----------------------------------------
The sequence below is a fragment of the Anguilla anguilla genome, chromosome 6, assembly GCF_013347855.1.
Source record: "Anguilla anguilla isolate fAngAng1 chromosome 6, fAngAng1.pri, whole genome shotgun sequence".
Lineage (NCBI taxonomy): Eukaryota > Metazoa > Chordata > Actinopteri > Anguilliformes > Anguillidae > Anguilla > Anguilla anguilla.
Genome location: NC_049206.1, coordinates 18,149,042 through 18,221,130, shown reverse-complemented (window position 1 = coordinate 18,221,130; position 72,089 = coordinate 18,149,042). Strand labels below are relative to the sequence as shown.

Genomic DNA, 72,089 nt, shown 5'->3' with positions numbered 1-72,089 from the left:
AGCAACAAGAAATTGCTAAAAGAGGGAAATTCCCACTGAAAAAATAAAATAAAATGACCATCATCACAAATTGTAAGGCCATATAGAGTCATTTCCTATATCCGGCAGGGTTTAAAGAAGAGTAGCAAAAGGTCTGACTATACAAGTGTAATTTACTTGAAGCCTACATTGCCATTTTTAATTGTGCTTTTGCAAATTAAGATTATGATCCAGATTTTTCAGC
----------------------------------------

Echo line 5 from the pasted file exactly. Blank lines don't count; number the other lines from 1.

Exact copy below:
Genomic DNA, 72,089 nt, shown 5'->3' with positions numbered 1-72,089 from the left: